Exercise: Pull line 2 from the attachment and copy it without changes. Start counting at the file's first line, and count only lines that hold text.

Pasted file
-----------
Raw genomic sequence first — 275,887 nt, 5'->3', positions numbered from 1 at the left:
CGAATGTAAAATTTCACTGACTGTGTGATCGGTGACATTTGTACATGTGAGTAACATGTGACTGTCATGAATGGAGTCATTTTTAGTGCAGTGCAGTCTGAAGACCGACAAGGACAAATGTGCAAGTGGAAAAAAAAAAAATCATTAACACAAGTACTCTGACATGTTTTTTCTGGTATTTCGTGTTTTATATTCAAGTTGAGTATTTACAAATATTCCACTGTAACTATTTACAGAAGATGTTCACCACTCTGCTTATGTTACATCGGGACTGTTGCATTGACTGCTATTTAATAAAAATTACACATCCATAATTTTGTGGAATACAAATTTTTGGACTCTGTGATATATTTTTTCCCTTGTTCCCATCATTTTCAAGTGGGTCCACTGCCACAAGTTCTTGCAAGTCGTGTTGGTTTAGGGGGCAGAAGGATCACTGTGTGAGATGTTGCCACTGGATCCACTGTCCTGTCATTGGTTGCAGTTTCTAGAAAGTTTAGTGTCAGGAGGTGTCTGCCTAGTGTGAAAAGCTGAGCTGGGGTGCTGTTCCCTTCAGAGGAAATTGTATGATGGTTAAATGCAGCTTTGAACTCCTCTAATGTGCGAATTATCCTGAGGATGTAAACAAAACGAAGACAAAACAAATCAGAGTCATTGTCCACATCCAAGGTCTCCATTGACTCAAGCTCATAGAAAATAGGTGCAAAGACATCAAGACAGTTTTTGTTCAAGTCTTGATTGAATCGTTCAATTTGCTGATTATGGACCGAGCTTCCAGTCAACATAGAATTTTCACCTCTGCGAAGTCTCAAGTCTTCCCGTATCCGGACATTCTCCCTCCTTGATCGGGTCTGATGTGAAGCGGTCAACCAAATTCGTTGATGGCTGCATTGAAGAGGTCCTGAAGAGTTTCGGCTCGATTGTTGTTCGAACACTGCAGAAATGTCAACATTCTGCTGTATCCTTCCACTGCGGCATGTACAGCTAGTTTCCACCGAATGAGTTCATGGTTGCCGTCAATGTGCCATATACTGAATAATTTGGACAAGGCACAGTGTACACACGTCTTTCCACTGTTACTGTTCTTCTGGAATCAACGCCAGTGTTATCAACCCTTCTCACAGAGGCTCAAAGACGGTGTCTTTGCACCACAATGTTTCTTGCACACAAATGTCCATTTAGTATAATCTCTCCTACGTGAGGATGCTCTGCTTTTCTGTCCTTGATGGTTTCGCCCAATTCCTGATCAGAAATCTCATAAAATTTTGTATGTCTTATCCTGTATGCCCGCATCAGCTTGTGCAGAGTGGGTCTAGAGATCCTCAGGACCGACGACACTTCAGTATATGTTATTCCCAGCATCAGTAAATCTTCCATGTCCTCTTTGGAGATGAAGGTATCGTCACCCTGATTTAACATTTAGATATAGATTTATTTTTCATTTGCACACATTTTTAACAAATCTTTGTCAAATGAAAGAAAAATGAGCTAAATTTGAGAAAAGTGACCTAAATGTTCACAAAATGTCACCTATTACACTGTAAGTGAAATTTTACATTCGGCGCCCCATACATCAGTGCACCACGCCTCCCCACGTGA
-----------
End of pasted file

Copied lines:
CGAATGTAAAATTTCACTGACTGTGTGATCGGTGACATTTGTACATGTGAGTAACATGTGACTGTCATGAATGGAGTCATTTTTAGTGCAGTGCAGTCTGAAGACCGACAAGGACAAATGTGCAAGTGGAAAAAAAAAAAATCATTAACACAAGTACTCTGACATGTTTTTTCTGGTATTTCGTGTTTTATATTCAAGTTGAGTATTTACAAATATTCCACTGTAACTATTTACAGAAGATGTTCACCACTCTGCTTATGTTACATCGGGACTGTTGCATTGACTGCTATTTAATAAAAATTACACATCCATAATTTTGTGGAATACAAATTTTTGGACTCTGTGATATATTTTTTCCCTTGTTCCCATCATTTTCAAGTGGGTCCACTGCCACAAGTTCTTGCAAGTCGTGTTGGTTTAGGGGGCAGAAGGATCACTGTGTGAGATGTTGCCACTGGATCCACTGTCCTGTCATTGGTTGCAGTTTCTAGAAAGTTTAGTGTCAGGAGGTGTCTGCCTAGTGTGAAAAGCTGAGCTGGGGTGCTGTTCCCTTCAGAGGAAATTGTATGATGGTTAAATGCAGCTTTGAACTCCTCTAATGTGCGAATTATCCTGAGGATGTAAACAAAACGAAGACAAAACAAATCAGAGTCATTGTCCACATCCAAGGTCTCCATTGACTCAAGCTCATAGAAAATAGGTGCAAAGACATCAAGACAGTTTTTGTTCAAGTCTTGATTGAATCGTTCAATTTGCTGATTATGGACCGAGCTTCCAGTCAACATAGAATTTTCACCTCTGCGAAGTCTCAAGTCTTCCCGTATCCGGACATTCTCCCTCCTTGATCGGGTCTGATGTGAAGCGGTCAACCAAATTCGTTGATGGCTGCATTGAAGAGGTCCTGAAGAGTTTCGGCTCGATTGTTGTTCGAACACTGCAGAAATGTCAACATTCTGCTGTATCCTTCCACTGCGGCATGTACAGCTAGTTTCCACCGAATGAGTTCATGGTTGCCGTCAATGTGCCATATACTGAATAATTTGGACAAGGCACAGTGTACACACGTCTTTCCACTGTTACTGTTCTTCTGGAATCAACGCCAGTGTTATCAACCCTTCTCACAGAGGCTCAAAGACGGTGTCTTTGCACCACAATGTTTCTTGCACACAAATGTCCATTTAGTATAATCTCTCCTACGTGAGGATGCTCTGCTTTTCTGTCCTTGATGGTTTCGCCCAATTCCTGATCAGAAATCTCATAAAATTTTGTATGTCTTATCCTGTATGCCCGCATCAGCTTGTGCAGAGTGGGTCTAGAGATCCTCAGGACCGACGACACTTCAGTATATGTTATTCCCAGCATCAGTAAATCTTCCATGTCCTCTTTGGAGATGAAGGTATCGTCACCCTGATTTAACATTTAGATATAGATTTATTTTTCATTTGCACACATTTTTAACAAATCTTTGTCAAATGAAAGAAAAATGAGCTAAATTTGAGAAAAGTGACCTAAATGTTCACAAAATGTCACCTATTACACTGTAAGTGAAATTTTACATTCGGCGCCCCATACATCAGTGCACCACGCCTCCCCACGTGA